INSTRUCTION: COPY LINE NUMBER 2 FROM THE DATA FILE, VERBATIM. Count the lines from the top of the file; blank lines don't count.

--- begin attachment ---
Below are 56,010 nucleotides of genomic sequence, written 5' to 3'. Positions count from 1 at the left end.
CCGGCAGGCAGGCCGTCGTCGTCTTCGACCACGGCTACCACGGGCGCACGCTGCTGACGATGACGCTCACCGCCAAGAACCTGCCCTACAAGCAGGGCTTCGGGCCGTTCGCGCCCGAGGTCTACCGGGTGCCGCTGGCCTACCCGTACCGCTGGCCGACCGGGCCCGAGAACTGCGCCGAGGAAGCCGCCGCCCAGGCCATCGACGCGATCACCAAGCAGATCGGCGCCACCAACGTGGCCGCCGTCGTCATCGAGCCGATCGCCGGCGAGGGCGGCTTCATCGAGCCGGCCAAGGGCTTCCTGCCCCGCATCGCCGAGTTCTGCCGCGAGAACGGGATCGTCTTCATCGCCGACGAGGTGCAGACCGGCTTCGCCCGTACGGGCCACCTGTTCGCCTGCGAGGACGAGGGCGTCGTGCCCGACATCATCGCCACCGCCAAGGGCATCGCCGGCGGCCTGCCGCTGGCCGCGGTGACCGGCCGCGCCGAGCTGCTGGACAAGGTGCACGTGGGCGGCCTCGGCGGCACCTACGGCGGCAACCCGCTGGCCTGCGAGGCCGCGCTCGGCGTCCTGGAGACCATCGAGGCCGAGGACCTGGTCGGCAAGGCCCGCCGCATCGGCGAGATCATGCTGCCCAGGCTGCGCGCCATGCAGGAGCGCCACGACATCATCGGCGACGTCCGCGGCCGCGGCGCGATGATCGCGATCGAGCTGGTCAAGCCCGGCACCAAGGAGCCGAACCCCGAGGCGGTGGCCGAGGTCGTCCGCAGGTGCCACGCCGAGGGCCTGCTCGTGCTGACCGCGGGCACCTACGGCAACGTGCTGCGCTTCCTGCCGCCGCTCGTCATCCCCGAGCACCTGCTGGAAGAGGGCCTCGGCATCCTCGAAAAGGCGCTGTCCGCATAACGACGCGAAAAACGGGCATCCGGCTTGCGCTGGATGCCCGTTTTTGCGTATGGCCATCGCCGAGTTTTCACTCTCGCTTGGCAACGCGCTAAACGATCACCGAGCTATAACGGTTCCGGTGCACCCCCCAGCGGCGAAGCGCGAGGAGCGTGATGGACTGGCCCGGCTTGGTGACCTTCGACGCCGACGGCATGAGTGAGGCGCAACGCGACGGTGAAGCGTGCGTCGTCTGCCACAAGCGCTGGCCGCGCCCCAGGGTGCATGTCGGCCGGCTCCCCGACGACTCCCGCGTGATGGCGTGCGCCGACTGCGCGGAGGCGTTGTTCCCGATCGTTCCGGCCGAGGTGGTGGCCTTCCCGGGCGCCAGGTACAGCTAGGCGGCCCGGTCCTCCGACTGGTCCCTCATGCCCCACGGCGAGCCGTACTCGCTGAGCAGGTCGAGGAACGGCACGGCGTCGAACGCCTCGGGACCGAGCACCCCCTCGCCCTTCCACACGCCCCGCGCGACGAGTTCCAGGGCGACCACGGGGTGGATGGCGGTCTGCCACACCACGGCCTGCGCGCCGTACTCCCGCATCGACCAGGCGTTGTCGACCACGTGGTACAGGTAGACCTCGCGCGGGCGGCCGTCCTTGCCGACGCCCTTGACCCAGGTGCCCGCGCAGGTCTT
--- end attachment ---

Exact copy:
CCGGCAGGCAGGCCGTCGTCGTCTTCGACCACGGCTACCACGGGCGCACGCTGCTGACGATGACGCTCACCGCCAAGAACCTGCCCTACAAGCAGGGCTTCGGGCCGTTCGCGCCCGAGGTCTACCGGGTGCCGCTGGCCTACCCGTACCGCTGGCCGACCGGGCCCGAGAACTGCGCCGAGGAAGCCGCCGCCCAGGCCATCGACGCGATCACCAAGCAGATCGGCGCCACCAACGTGGCCGCCGTCGTCATCGAGCCGATCGCCGGCGAGGGCGGCTTCATCGAGCCGGCCAAGGGCTTCCTGCCCCGCATCGCCGAGTTCTGCCGCGAGAACGGGATCGTCTTCATCGCCGACGAGGTGCAGACCGGCTTCGCCCGTACGGGCCACCTGTTCGCCTGCGAGGACGAGGGCGTCGTGCCCGACATCATCGCCACCGCCAAGGGCATCGCCGGCGGCCTGCCGCTGGCCGCGGTGACCGGCCGCGCCGAGCTGCTGGACAAGGTGCACGTGGGCGGCCTCGGCGGCACCTACGGCGGCAACCCGCTGGCCTGCGAGGCCGCGCTCGGCGTCCTGGAGACCATCGAGGCCGAGGACCTGGTCGGCAAGGCCCGCCGCATCGGCGAGATCATGCTGCCCAGGCTGCGCGCCATGCAGGAGCGCCACGACATCATCGGCGACGTCCGCGGCCGCGGCGCGATGATCGCGATCGAGCTGGTCAAGCCCGGCACCAAGGAGCCGAACCCCGAGGCGGTGGCCGAGGTCGTCCGCAGGTGCCACGCCGAGGGCCTGCTCGTGCTGACCGCGGGCACCTACGGCAACGTGCTGCGCTTCCTGCCGCCGCTCGTCATCCCCGAGCACCTGCTGGAAGAGGGCCTCGGCATCCTCGAAAAGGCGCTGTCCGCATAACGACGCGAAAAACGGGCATCCGGCTTGCGCTGGATGCCCGTTTTTGCGTATGGCCATCGCCGAGTTTTCACTCTCGCTTGGCAACGCGCTAAACGATCACCGAGCTATAACGGTTCCGGTGCACCCCCCAGCGGCGAAGCGCGAGGAGCGTGATGGACTGGCCCGGCTTGGTGACCTTCGACGCCGACGGCATGAGTGAGGCGCAACGCGACGGTGAAGCGTGCGTCGTCTGCCACAAGCGCTGGCCGCGCCCCAGGGTGCATGTCGGCCGGCTCCCCGACGACTCCCGCGTGATGGCGTGCGCCGACTGCGCGGAGGCGTTGTTCCCGATCGTTCCGGCCGAGGTGGTGGCCTTCCCGGGCGCCAGGTACAGCTAGGCGGCCCGGTCCTCCGACTGGTCCCTCATGCCCCACGGCGAGCCGTACTCGCTGAGCAGGTCGAGGAACGGCACGGCGTCGAACGCCTCGGGACCGAGCACCCCCTCGCCCTTCCACACGCCCCGCGCGACGAGTTCCAGGGCGACCACGGGGTGGATGGCGGTCTGCCACACCACGGCCTGCGCGCCGTACTCCCGCATCGACCAGGCGTTGTCGACCACGTGGTACAGGTAGACCTCGCGCGGGCGGCCGTCCTTGCCGACGCCCTTGACCCAGGTGCCCGCGCAGGTCTT